So Rush has challenged Obama to a debate. Interesting. Of course, the likelihood of Obama accepting approaches zero (something everyone, including Rush, knew already), but it's an amusing thought nonetheless. It is also patently ridiculous.
Let's turn this around so political biases won't impede the perception of just how silly this is. Let's take someone on the left, who's deeply partisan, not averse to bending facts to fit his views, with a big mouth, millions of fans, and just for shits and grins, has a weight problem: Michael Moore. Now imagine Michael Moore challenging President George Bush to a debate. Should Bush have accepted? Of course not! He's the President of the United States for crying out loud! Time is not something he has in abundance, and the precedent would be unwieldy to say the least. Are we going to expect every president to accept every debate challenge from famous people, even ones he may mention in political discourse? The idea is ridiculous. Whether the person challenging the president has views with merit or not is completely beside the point.
I think this guy nailed it as to Rush's motives, and the reasons the challenge falls flat. He had his chance to do this for a long time (an interminably long time) during the election. Obama met with Rick Warren after all, he might have met Rush as well: as candidate Obama. But President Obama has better things to do.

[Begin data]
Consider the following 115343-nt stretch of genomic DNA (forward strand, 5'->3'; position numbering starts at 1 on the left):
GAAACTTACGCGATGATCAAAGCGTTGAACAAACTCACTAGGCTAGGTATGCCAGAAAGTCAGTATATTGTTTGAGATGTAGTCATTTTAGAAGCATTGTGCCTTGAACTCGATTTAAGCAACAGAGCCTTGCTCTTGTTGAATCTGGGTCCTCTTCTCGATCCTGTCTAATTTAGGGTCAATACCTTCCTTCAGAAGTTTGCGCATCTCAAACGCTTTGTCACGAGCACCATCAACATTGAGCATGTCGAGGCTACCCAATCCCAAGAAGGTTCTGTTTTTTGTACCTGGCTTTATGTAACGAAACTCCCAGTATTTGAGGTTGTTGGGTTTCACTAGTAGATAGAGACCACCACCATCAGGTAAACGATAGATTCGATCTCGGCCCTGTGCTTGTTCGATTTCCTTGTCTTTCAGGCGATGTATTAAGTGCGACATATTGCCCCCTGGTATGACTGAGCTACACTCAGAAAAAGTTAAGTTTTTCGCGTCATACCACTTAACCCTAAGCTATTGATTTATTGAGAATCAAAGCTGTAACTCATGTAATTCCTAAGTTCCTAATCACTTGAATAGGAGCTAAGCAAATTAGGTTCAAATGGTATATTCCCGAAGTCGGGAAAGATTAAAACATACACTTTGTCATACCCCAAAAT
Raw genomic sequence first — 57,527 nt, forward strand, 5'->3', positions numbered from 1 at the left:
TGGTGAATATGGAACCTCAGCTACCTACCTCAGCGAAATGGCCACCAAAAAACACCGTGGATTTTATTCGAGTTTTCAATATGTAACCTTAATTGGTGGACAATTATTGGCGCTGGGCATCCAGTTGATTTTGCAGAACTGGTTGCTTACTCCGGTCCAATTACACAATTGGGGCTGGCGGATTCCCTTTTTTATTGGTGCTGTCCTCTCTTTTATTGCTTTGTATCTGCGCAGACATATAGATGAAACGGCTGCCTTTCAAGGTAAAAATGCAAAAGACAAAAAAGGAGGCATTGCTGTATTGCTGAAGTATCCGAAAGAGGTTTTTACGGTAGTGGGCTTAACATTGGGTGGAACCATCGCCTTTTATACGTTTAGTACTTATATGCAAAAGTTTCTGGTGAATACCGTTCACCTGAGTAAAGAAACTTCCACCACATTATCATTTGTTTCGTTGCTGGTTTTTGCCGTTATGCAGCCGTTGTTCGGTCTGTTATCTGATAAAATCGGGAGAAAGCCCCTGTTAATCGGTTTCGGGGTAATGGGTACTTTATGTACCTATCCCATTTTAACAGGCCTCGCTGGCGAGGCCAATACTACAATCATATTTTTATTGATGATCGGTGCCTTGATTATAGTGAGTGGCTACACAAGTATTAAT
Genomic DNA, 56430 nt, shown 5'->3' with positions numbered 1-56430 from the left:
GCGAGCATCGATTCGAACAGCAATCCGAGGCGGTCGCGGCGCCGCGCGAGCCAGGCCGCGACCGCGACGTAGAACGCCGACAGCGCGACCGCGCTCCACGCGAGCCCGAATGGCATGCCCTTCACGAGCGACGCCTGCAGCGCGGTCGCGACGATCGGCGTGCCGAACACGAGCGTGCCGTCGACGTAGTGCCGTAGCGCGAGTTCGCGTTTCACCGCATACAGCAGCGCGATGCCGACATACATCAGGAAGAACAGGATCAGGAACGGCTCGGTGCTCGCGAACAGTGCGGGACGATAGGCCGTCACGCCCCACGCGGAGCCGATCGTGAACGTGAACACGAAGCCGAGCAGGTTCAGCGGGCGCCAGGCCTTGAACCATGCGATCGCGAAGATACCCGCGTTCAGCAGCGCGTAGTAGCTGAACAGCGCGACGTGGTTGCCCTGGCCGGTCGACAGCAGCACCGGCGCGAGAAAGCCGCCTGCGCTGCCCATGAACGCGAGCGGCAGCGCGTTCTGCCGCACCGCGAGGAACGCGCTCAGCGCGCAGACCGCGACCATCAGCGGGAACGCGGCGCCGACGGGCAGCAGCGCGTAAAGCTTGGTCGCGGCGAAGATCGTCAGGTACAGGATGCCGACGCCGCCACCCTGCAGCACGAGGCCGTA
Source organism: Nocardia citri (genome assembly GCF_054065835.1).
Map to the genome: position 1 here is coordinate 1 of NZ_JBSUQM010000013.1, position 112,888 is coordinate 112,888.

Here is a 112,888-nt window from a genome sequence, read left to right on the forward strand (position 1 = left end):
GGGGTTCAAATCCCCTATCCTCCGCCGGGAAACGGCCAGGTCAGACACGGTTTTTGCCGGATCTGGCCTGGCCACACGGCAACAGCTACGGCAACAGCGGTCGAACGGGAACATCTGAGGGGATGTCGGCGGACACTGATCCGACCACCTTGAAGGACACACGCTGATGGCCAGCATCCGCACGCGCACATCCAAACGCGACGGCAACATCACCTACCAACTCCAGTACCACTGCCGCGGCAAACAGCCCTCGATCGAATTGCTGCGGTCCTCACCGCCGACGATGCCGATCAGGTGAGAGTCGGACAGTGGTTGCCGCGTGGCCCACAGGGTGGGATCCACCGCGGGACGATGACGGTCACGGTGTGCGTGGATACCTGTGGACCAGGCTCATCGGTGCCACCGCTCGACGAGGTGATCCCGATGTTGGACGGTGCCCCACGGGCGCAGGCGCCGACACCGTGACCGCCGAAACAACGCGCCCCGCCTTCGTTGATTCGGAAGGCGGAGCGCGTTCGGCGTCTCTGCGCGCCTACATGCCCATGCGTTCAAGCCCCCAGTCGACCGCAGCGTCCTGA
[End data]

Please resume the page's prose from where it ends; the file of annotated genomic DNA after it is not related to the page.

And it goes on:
What I find amusing is remembering how Rush acted when the Republicans took over congress in 1994 with Bill Clinton as president. Rush went through Clinton's speech at the time, line by line, responding to Clinton's remarks about working with the new GOP congress. Rush kept reminding Clinton, literally jumping up and down with glee (this was on his TV show, which I used to watch, ahem, religiously) that he had just been voted out of relevancy, and the congress didn't need to work with him. The voters had spoken, and they wanted Republicans.
I think that was a good argument then, and it's a good argument now. You had your chance to debate on the battlefield of politics Rush: that's during the elections. You either didn't think of it, or decided against it, but for whatever reason, that's that. Obama is president now, the voters soundly rejected your political position. While you can and should continue to argue that position, you have no business expecting the winner of the game to prove he can score a goal against you.
Finally, what is with this trend with modern conservatives and always wanting to fight their fights on the wrong battlefield? Rush's challenge is not unlike the challenges to debates creationists are always levying at scientists. They avoid the scientific battlefield of the peer-reviewed literature, writing popular books instead. They complain about court decisions that go against them, but don't appeal. They also whine (just as McCain's supporters have) that the reason they lost was because the game was rigged against them. All suggest minds not at all open to the idea that they might be wrong. Thus we get the "I want Obama to fail because I want America to succeed" argument, as if that is the only possible outcome. Such is a dangerous mindset in challenging, changing times. Closed-mindedness is not something we can afford.